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November 14, 2017

Changing Seasons

Bobbi Petherick

Living in Pennsylvania in the fall is great. The days are cooler and the trees have beautiful fall colors. You have to take advantage of the hours in the day, as it does get dark really early. That’s exactly what Zach Heaton, Toby (our awesome dog) and I did. We joined the family for a weekend camping trip in the mountains.

Once we arrived, we decided to go for a hike. We had never been to this place before, so it’s always fun exploring. You never know what you will find. We came across this waterfall, so we took a few moments to capture its beauty.

Naturally, I wanted to get into the water to change my angle, but I was 7 months pregnant and decided standing on the side was best for me. I had to work with the angle that I had. This happens from time to time. Being adaptable and willing to work with the conditions and situation given, will give you a chance to grow as a photographer and challenge yourself.

I decided to photograph this waterfall using 2 filters. I wanted to show the difference in the filters. Giving you a chance to see that depending on the tools you have in your bag, you can make it work.  I also wanted to show you the difference shooting the same subject in the same lighting conditions.

These images were taken around 10am, and the sun was up giving lots off light and highlights on the area. Not the most ideal time of day to take photos of a waterfall. In this situation, it’s a great chance to focus on learning technique including using the tools you have in your bag.

As you scroll through each image, notice the different tones, textures and depths.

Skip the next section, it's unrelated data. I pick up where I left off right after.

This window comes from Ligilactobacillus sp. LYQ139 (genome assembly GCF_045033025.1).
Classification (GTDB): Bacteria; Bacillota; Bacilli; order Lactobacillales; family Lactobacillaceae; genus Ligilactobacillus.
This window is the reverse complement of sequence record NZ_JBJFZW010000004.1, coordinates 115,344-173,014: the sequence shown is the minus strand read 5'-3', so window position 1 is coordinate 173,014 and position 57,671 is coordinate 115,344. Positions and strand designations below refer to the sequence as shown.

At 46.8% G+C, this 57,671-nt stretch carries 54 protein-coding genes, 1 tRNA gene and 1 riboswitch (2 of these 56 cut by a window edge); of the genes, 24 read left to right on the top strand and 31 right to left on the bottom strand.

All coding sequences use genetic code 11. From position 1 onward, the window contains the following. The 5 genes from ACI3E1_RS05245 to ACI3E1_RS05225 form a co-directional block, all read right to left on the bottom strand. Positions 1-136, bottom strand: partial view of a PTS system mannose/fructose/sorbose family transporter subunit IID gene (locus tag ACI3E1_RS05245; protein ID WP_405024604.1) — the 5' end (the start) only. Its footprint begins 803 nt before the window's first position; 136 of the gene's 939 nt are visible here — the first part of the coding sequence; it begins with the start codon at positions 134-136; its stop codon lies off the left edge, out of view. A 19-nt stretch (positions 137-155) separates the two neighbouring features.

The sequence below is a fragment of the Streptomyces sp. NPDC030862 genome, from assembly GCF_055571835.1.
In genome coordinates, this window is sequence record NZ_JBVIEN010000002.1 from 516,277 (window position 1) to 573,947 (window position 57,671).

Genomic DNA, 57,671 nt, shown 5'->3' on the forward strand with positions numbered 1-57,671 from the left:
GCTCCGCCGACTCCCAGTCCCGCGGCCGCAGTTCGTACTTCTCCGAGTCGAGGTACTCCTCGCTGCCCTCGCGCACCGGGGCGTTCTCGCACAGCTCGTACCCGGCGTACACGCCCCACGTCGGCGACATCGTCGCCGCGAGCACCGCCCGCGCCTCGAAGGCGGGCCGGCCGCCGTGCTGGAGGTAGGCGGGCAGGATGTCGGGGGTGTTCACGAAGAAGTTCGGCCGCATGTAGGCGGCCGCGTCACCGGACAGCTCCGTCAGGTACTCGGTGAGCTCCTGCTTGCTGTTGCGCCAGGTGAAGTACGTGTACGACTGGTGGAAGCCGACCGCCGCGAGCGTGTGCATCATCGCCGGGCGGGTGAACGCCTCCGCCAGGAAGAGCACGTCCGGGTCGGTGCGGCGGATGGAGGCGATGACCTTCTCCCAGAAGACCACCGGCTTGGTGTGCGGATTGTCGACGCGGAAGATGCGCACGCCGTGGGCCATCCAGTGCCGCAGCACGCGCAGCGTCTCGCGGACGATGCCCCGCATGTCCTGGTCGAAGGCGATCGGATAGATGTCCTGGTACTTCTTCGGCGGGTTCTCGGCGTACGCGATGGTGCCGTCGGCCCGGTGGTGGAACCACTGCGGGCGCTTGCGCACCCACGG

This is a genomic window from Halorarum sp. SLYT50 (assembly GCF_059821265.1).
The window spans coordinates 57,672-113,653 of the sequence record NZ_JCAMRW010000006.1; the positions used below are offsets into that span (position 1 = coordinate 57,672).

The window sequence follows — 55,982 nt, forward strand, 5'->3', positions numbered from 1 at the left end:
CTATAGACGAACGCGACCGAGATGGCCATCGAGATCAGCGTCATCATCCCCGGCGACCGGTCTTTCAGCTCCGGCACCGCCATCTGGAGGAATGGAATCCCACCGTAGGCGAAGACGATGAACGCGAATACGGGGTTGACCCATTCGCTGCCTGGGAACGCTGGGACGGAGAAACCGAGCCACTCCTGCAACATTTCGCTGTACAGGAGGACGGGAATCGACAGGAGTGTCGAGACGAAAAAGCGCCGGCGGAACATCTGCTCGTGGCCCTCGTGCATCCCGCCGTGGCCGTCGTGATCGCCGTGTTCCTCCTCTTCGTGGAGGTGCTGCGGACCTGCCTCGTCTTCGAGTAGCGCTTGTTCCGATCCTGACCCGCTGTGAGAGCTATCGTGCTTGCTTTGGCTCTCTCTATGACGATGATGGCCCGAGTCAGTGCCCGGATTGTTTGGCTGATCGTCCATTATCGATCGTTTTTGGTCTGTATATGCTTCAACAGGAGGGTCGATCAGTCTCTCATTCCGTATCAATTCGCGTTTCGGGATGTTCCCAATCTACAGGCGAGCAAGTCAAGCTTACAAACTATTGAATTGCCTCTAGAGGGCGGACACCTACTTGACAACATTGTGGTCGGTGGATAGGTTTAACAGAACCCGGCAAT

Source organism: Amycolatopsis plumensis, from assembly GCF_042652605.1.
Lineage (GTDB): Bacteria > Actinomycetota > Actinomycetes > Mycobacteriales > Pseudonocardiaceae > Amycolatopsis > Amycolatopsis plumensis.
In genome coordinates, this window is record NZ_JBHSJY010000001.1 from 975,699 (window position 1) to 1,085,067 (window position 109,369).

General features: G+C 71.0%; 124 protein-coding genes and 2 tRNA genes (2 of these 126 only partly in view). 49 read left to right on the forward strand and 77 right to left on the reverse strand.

No Filter
.6 sec @ F16
Focal Length 160mm
ISO 64

HD3 Circular HRT Polarizer
3.0 @ F16
Focal Length 160mm
ISO 64
The polarizer is one of my favorite filters, as its versatile in a variety of conditions, easy to use, and allows for creativity. When photographing water, I really enjoy smooth water, and giving you that sense of calmness. This polarizer smooths the water and limits the distractions in the water and intensifies the colors on the rock by limiting the reflections. By turning the polarizer any glare or change the reflection in the water. The different effects are controlled by how far you rotate the filter. I am very happy with the results of using this polarizer in mid morning light.

Solas IRND Neutral Density
30 seconds @ F16
Focal Length 160mm
ISO 64
This filter is always in my bag, and this is the reason. The ND filter reduces the amount of light entering your camera.

In ideal conditions, (including the time of day) I would could capture the water fall with the polarizer and be very happy with my results. But it was not the ideal time of day, ( I prefer early morning or late evening, with clouds). This filter allows for creativity with a 30 second exposure, smoothing the water and limiting the distractions of the other objects in the image. The colors have more depth and tone, and the eye focuses directly to the main subject, the cascading waterfall.

My best advice, if you love capturing waterfalls, carry both filters in your bag. Both of these filters are light, easy to clean, don’t take up a lot of space, and easy to use.
When using a filter, have fun! Get creative, explore all your options, challenge yourself, and you’ll be happy you did.

~ Bobbi Petherick